** ''Film/AClockworkOrange'' suffered this. It was banned in some places because censors were afraid it would incite violence. Some claim it did. Added to this is the fact that Kubrick himself pulled the film out of circulation in England when he recieved reports of copycat crimes.
** ''Film/BarryLyndon'' almost got this when executives wanted to film to be "zanier" with more slapstick comedy and songs, in the vein of ''Film/TomJones''. Kubrick sent back with an [[CrowningMomentOfAwesome awesome]] response about how William Makepeace Thackeray (upon whose book the film is based) was known for his wit and satire but not for his zaniness, pratfalls, or musical numbers.



* HobbesWasRight: His work evokes extreme distrust of humanity and the lengths people will go through to control, hurt and kill each other as part of the grander scheme of the system. ''Film/PathsOfGlory'', ''Film/DrStrangelove'' and ''Film/AClockworkOrange'' definitely show Kubrick's hatred for these things. ''Film/FullMetalJacket'' is a bit more fodder for polarizing discussion. On the one hand it shows how the army dehumanizes its soldiers, but at the same time Kubrick doesn't seem really sure if it ever could/would or should be another way?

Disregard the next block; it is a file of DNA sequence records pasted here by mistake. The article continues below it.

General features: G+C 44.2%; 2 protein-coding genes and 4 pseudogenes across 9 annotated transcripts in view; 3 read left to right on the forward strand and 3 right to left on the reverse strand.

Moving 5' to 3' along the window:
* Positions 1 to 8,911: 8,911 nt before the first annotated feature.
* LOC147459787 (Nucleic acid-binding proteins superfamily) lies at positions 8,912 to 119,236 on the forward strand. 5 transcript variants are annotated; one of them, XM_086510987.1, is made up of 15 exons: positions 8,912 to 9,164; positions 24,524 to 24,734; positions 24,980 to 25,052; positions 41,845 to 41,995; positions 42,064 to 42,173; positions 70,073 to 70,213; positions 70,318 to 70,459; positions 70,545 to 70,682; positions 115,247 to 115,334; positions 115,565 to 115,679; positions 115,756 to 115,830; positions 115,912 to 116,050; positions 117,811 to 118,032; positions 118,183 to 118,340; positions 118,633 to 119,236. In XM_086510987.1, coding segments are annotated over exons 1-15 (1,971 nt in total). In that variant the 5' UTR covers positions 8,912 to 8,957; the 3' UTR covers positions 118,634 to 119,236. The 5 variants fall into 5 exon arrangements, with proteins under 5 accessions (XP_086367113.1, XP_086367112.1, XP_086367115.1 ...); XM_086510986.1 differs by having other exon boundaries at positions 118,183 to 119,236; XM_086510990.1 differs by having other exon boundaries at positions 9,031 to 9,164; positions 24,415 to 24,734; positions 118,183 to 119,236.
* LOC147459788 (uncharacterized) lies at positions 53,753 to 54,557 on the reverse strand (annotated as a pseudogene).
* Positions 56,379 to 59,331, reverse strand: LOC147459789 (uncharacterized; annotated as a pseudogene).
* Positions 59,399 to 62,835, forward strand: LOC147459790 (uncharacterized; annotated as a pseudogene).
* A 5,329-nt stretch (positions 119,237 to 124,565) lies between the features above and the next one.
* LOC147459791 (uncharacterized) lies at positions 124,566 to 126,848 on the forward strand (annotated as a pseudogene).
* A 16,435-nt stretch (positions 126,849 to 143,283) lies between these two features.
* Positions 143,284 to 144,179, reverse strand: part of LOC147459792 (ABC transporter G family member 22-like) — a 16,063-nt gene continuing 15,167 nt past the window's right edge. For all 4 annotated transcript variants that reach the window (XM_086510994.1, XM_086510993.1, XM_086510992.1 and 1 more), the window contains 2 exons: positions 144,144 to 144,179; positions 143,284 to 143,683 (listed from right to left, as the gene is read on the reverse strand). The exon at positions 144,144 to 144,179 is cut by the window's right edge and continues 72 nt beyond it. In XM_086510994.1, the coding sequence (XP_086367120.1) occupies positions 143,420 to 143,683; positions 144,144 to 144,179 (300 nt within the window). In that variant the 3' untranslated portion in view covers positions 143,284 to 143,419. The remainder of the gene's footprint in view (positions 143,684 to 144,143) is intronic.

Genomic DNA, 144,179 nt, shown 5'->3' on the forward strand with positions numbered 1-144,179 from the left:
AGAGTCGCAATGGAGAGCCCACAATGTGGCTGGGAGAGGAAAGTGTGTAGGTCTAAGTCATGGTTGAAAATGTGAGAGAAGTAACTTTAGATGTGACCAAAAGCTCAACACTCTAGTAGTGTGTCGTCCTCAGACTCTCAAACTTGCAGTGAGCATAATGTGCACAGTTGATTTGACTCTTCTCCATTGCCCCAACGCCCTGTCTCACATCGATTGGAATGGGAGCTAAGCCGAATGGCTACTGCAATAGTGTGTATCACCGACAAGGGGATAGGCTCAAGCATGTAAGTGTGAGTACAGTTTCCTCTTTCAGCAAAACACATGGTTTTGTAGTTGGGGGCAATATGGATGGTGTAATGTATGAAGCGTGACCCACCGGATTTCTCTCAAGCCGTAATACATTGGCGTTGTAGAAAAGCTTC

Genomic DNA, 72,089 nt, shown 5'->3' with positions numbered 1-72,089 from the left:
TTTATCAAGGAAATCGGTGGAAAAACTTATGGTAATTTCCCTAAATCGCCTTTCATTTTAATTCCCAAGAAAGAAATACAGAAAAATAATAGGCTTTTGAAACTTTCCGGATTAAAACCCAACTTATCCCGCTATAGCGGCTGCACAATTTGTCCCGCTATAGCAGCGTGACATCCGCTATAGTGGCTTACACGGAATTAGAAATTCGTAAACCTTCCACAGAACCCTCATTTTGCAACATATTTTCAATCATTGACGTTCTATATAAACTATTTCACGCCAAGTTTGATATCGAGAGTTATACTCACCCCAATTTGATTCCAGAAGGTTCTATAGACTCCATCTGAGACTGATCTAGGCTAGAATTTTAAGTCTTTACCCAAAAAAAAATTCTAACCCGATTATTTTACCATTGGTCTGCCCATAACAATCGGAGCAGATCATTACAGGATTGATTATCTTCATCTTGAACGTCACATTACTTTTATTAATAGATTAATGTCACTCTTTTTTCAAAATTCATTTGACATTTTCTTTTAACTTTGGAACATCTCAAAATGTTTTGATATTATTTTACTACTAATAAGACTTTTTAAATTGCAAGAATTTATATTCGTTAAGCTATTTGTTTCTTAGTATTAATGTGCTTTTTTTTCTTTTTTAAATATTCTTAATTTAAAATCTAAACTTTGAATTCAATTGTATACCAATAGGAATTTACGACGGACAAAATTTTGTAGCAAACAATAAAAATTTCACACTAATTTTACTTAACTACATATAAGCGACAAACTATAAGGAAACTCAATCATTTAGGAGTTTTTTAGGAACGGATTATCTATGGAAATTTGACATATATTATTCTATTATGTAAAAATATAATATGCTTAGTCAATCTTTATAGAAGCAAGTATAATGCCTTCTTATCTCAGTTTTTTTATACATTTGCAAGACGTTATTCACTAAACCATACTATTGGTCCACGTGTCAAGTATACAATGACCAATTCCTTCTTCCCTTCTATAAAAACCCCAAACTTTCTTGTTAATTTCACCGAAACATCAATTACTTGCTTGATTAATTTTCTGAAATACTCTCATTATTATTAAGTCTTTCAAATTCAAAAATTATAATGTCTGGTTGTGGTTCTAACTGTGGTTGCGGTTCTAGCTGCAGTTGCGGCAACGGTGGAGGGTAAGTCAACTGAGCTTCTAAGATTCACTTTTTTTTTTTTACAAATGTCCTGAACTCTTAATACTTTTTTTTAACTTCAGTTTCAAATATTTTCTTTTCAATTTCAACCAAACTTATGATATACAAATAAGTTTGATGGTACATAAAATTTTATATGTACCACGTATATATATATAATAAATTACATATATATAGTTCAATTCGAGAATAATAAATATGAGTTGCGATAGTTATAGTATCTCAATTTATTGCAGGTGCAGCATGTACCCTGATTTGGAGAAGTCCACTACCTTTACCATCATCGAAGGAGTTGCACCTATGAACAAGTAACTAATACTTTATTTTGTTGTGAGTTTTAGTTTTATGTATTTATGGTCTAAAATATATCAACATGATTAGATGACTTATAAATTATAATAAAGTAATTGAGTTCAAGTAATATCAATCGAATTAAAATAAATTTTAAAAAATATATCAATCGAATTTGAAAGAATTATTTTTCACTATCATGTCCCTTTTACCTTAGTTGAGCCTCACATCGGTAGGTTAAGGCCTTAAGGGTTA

* HumansAreBastards: Kubrick's films show mankind at its worst, especially political and military institutions and organisations. A telling moment in ''Film/TwoThousandOneASpaceOdyssey'' is that one of the first things apeman does with his higher intelligence is bashing the head of his fellow apemans in with a huge bone.
* InsufferableGenius: Despite his perfectionist tendencies, Kubrick did not actually have much in common with this trope. He did poorly in school and even stated that his IQ was below average. On the other hand: if something interested him he wanted to know ''everything'' about the subject matter and you better take that literally. Every other book written about the topic, until the tiniest detail, was scrutinized by him.